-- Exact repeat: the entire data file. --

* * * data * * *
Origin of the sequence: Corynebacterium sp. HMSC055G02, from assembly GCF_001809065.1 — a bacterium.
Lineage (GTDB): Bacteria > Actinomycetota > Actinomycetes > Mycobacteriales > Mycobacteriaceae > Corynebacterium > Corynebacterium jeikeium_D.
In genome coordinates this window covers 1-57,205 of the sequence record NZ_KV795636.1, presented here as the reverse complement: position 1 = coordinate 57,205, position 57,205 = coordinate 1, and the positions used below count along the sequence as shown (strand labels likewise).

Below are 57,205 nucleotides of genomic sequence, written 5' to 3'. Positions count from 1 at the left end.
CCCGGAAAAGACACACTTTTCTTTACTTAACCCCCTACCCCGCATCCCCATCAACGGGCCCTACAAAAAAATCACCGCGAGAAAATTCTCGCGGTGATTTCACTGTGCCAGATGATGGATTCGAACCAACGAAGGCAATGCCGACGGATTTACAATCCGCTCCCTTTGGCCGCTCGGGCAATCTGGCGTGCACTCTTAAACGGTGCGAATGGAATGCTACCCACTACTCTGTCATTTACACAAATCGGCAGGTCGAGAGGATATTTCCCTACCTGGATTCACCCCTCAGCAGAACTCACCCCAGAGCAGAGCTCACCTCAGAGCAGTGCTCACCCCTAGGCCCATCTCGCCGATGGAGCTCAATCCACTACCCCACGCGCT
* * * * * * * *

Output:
Origin of the sequence: Corynebacterium sp. HMSC055G02, from assembly GCF_001809065.1 — a bacterium.
Lineage (GTDB): Bacteria > Actinomycetota > Actinomycetes > Mycobacteriales > Mycobacteriaceae > Corynebacterium > Corynebacterium jeikeium_D.
In genome coordinates this window covers 1-57,205 of the sequence record NZ_KV795636.1, presented here as the reverse complement: position 1 = coordinate 57,205, position 57,205 = coordinate 1, and the positions used below count along the sequence as shown (strand labels likewise).

Below are 57,205 nucleotides of genomic sequence, written 5' to 3'. Positions count from 1 at the left end.
CCCGGAAAAGACACACTTTTCTTTACTTAACCCCCTACCCCGCATCCCCATCAACGGGCCCTACAAAAAAATCACCGCGAGAAAATTCTCGCGGTGATTTCACTGTGCCAGATGATGGATTCGAACCAACGAAGGCAATGCCGACGGATTTACAATCCGCTCCCTTTGGCCGCTCGGGCAATCTGGCGTGCACTCTTAAACGGTGCGAATGGAATGCTACCCACTACTCTGTCATTTACACAAATCGGCAGGTCGAGAGGATATTTCCCTACCTGGATTCACCCCTCAGCAGAACTCACCCCAGAGCAGAGCTCACCTCAGAGCAGTGCTCACCCCTAGGCCCATCTCGCCGATGGAGCTCAATCCACTACCCCACGCGCT